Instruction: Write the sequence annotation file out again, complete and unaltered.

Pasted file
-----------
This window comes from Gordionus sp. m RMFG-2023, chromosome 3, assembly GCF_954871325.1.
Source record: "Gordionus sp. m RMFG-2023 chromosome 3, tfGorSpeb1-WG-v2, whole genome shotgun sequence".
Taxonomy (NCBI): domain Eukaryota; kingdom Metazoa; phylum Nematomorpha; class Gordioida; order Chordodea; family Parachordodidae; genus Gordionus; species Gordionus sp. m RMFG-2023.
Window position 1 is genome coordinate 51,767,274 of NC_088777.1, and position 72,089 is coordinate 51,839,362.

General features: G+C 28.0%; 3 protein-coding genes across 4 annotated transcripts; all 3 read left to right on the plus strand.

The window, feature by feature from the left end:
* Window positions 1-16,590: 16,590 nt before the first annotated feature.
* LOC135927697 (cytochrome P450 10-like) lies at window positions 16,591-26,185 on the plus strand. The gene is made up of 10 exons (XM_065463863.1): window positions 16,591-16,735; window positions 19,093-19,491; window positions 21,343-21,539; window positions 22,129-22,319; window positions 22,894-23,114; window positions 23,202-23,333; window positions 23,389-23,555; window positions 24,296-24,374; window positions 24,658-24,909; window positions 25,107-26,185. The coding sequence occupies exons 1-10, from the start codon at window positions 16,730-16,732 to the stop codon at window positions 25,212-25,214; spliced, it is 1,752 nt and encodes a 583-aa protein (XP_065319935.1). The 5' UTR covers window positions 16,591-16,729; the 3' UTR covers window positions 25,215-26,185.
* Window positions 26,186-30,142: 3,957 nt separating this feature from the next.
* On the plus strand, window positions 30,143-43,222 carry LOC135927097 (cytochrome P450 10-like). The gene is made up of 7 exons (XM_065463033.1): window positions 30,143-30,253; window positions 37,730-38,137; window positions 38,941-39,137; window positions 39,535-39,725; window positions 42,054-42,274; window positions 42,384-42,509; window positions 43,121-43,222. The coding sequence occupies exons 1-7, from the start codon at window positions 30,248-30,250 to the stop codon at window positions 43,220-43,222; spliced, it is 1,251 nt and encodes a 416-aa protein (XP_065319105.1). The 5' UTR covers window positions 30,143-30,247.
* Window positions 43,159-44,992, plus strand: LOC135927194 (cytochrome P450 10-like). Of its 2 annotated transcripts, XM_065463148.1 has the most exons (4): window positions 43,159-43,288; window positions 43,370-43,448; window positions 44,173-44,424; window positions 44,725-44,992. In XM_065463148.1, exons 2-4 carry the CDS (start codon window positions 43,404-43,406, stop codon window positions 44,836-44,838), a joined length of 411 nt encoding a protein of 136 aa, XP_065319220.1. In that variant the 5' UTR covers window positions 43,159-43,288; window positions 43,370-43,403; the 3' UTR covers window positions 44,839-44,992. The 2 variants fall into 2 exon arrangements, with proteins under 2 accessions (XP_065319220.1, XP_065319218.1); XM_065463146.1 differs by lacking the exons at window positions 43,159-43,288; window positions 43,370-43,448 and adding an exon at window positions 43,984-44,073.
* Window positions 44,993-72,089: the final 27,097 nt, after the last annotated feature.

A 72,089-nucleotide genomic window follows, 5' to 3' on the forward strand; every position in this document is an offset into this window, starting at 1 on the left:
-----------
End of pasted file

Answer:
This window comes from Gordionus sp. m RMFG-2023, chromosome 3, assembly GCF_954871325.1.
Source record: "Gordionus sp. m RMFG-2023 chromosome 3, tfGorSpeb1-WG-v2, whole genome shotgun sequence".
Taxonomy (NCBI): domain Eukaryota; kingdom Metazoa; phylum Nematomorpha; class Gordioida; order Chordodea; family Parachordodidae; genus Gordionus; species Gordionus sp. m RMFG-2023.
Window position 1 is genome coordinate 51,767,274 of NC_088777.1, and position 72,089 is coordinate 51,839,362.

General features: G+C 28.0%; 3 protein-coding genes across 4 annotated transcripts; all 3 read left to right on the plus strand.

The window, feature by feature from the left end:
* Window positions 1-16,590: 16,590 nt before the first annotated feature.
* LOC135927697 (cytochrome P450 10-like) lies at window positions 16,591-26,185 on the plus strand. The gene is made up of 10 exons (XM_065463863.1): window positions 16,591-16,735; window positions 19,093-19,491; window positions 21,343-21,539; window positions 22,129-22,319; window positions 22,894-23,114; window positions 23,202-23,333; window positions 23,389-23,555; window positions 24,296-24,374; window positions 24,658-24,909; window positions 25,107-26,185. The coding sequence occupies exons 1-10, from the start codon at window positions 16,730-16,732 to the stop codon at window positions 25,212-25,214; spliced, it is 1,752 nt and encodes a 583-aa protein (XP_065319935.1). The 5' UTR covers window positions 16,591-16,729; the 3' UTR covers window positions 25,215-26,185.
* Window positions 26,186-30,142: 3,957 nt separating this feature from the next.
* On the plus strand, window positions 30,143-43,222 carry LOC135927097 (cytochrome P450 10-like). The gene is made up of 7 exons (XM_065463033.1): window positions 30,143-30,253; window positions 37,730-38,137; window positions 38,941-39,137; window positions 39,535-39,725; window positions 42,054-42,274; window positions 42,384-42,509; window positions 43,121-43,222. The coding sequence occupies exons 1-7, from the start codon at window positions 30,248-30,250 to the stop codon at window positions 43,220-43,222; spliced, it is 1,251 nt and encodes a 416-aa protein (XP_065319105.1). The 5' UTR covers window positions 30,143-30,247.
* Window positions 43,159-44,992, plus strand: LOC135927194 (cytochrome P450 10-like). Of its 2 annotated transcripts, XM_065463148.1 has the most exons (4): window positions 43,159-43,288; window positions 43,370-43,448; window positions 44,173-44,424; window positions 44,725-44,992. In XM_065463148.1, exons 2-4 carry the CDS (start codon window positions 43,404-43,406, stop codon window positions 44,836-44,838), a joined length of 411 nt encoding a protein of 136 aa, XP_065319220.1. In that variant the 5' UTR covers window positions 43,159-43,288; window positions 43,370-43,403; the 3' UTR covers window positions 44,839-44,992. The 2 variants fall into 2 exon arrangements, with proteins under 2 accessions (XP_065319220.1, XP_065319218.1); XM_065463146.1 differs by lacking the exons at window positions 43,159-43,288; window positions 43,370-43,448 and adding an exon at window positions 43,984-44,073.
* Window positions 44,993-72,089: the final 27,097 nt, after the last annotated feature.

A 72,089-nucleotide genomic window follows, 5' to 3' on the forward strand; every position in this document is an offset into this window, starting at 1 on the left: